Two Kills at Los Alamitos; Jockey Fined Only $100 for Inflicting 10 Straight Whip Lashes

From the most recent Los Alamitos Stewards Minutes: “Post-time favorite Bookofmatches locked up behind and bobbled badly with an eighth of a mile before the finish [of the 5th race July 14]…humanely euthanized.” Bookofmatches was two; this was her fourth time under the whip.

In the very next race that day, Jockey Cesar Franco “used his riding crop ten consecutive times in the final eighty yards.” The “rule” in California, of course, is no more than three lashes in succession “without giving the horse a chance to respond.” For striking his horse TEN straight times, Franco was fined but $100 – and this was his second offense within 60 days. Wow, but not really.

The following week, the Los Alamitos stewards declare, “one equine death was reported due to racing injuries.” That dead animal, however, was left unidentified.

This is horseracing.

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  1. A paltry $100 for beating an innocent voiceless animal with a whip TEN times, one strike after another, without giving the horse a chance to respond.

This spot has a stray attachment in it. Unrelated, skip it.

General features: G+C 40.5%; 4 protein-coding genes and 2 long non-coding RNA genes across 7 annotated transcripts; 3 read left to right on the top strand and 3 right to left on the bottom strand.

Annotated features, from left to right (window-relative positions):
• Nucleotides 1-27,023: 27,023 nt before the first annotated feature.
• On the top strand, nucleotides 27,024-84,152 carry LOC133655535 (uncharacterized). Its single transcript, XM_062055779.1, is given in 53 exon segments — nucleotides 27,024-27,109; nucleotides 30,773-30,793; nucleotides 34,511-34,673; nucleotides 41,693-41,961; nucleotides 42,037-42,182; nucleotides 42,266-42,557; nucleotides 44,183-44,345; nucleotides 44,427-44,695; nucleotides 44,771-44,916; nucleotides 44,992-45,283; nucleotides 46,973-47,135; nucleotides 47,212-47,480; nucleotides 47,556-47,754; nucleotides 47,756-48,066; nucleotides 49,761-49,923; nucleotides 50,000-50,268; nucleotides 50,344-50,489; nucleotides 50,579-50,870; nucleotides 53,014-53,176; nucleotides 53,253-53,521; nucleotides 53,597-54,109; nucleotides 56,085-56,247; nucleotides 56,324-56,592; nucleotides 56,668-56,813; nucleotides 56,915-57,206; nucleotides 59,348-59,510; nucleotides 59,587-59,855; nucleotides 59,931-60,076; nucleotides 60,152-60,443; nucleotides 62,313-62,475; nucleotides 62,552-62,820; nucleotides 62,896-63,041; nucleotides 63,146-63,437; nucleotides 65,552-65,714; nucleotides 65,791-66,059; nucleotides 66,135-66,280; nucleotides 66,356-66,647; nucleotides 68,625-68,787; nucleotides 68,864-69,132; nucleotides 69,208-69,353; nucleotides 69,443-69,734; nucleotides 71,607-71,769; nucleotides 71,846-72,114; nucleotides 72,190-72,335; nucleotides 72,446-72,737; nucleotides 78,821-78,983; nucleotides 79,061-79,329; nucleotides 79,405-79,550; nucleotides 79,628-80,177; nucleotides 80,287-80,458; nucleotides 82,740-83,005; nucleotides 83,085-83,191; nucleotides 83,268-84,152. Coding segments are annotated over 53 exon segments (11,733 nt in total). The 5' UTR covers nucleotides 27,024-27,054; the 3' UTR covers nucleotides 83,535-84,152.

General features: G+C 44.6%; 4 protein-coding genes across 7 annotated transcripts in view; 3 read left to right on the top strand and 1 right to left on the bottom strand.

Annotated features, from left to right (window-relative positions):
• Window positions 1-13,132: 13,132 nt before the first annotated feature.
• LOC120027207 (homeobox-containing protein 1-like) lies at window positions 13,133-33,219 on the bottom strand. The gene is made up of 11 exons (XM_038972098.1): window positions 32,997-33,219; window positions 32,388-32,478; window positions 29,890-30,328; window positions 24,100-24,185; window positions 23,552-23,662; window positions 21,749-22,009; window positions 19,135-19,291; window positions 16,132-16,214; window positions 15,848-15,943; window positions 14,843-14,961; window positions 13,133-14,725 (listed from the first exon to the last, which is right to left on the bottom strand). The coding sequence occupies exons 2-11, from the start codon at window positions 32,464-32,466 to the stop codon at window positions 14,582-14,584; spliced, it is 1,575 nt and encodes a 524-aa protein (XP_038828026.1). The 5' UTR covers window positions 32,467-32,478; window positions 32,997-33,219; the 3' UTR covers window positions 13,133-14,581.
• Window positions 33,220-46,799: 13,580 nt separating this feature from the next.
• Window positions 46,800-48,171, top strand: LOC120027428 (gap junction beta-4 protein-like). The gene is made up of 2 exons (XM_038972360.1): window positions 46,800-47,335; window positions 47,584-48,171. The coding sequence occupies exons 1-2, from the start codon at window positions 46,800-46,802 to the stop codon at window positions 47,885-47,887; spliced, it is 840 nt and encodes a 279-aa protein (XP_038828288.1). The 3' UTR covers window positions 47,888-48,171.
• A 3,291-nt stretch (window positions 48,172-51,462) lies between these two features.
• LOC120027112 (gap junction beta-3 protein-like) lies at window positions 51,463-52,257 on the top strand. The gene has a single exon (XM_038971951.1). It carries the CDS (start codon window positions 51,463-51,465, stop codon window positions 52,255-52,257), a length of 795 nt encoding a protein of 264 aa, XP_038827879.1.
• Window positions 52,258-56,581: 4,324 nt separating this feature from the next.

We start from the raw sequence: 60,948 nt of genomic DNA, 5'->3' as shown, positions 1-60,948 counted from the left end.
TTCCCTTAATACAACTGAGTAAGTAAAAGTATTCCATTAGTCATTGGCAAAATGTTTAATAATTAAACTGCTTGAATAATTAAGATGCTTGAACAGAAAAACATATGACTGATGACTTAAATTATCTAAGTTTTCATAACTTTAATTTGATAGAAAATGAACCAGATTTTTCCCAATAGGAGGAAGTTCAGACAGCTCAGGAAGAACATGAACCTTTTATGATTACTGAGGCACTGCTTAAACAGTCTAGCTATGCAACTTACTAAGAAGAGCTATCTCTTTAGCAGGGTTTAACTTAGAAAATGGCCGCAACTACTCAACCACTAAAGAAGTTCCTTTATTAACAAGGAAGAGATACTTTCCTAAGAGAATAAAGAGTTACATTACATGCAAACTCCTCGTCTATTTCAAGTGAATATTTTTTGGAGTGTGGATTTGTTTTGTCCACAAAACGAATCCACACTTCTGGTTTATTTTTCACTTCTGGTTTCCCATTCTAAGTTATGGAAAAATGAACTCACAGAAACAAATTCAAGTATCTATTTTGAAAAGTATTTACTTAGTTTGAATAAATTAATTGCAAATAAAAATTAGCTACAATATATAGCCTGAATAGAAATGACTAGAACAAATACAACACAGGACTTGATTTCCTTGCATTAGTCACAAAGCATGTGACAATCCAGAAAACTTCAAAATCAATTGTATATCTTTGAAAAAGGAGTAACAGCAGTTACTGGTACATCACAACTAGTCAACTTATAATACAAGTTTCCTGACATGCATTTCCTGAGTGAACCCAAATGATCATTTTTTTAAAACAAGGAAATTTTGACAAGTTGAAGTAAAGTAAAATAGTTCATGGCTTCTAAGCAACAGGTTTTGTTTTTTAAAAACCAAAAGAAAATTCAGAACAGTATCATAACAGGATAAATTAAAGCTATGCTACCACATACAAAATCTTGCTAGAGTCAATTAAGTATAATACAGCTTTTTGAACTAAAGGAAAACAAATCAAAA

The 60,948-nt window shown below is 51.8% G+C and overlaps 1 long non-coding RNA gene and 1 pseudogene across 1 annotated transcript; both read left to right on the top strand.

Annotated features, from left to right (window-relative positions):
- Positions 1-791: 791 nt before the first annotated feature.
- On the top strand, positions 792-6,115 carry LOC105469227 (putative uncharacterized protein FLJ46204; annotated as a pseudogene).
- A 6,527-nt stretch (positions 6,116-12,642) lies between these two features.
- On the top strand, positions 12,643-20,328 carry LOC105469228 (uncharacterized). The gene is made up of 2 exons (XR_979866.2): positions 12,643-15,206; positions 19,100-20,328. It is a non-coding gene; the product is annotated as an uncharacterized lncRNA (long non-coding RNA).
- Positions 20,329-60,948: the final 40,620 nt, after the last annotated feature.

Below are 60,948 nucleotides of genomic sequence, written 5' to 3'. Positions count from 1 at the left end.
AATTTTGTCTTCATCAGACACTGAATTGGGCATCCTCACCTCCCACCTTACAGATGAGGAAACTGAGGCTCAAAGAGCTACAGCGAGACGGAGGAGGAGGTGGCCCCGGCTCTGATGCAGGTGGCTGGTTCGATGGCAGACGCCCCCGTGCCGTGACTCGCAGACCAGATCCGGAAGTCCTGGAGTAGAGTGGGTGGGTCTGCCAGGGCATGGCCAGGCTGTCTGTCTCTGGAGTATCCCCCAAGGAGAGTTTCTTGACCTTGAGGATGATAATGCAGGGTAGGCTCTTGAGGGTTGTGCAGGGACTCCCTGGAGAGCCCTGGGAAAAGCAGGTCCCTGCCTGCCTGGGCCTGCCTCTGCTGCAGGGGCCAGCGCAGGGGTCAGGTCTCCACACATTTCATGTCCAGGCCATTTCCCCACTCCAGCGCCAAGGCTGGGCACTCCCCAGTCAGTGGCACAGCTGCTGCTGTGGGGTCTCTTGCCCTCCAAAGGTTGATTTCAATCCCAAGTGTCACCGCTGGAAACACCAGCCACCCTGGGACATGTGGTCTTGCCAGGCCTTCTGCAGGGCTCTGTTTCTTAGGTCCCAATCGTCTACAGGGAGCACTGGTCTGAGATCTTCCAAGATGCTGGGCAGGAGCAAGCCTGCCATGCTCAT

Utterly unconscionable.
    $100 is chicken feed for these hoops who most of the time are given slings by the connections to give the horse plenty of stick in a brutal and cruel manner.
    They claim they love their horses like they love their children. Would they allow their own children to be inflicted with 10 consecutive strikes of the whip? Not likely.
    Any person who strikes an animal with a whip is committing an act of cruelty upon an animal and is usually dealt with in a court of law. It’s beyond belief that jockeys, the connections and the racing industry think that they’re exempt and above the law.

  2. The fine condones merciless beating of a tired/sore racehorse who is slowing down to protect himself.
    This vile business, and the delusional apologists that participate/support it are disgusting people.
    Jockeys are horse beaters – end of story, every single one of them.
    The commissions, who are comprised of ex-jockeys, have beaten horses themselves so they condone this.
    It’s an entire system of legitimized racehorse cruelty with meaningless rules, endless committees, lip service, and never ending investigations that all lead to absolutely nothing.
    This is all public wallpaper and so are there stupid empty claims that they are “family members.”
    Just who are they trying to kid?
    Which brings me to another point – the stewards who comprise the racing commissions are ALL industry insiders.
    They are merely a management arm of gambling profits and they ensure the abuse, cruelty, and dying to continue.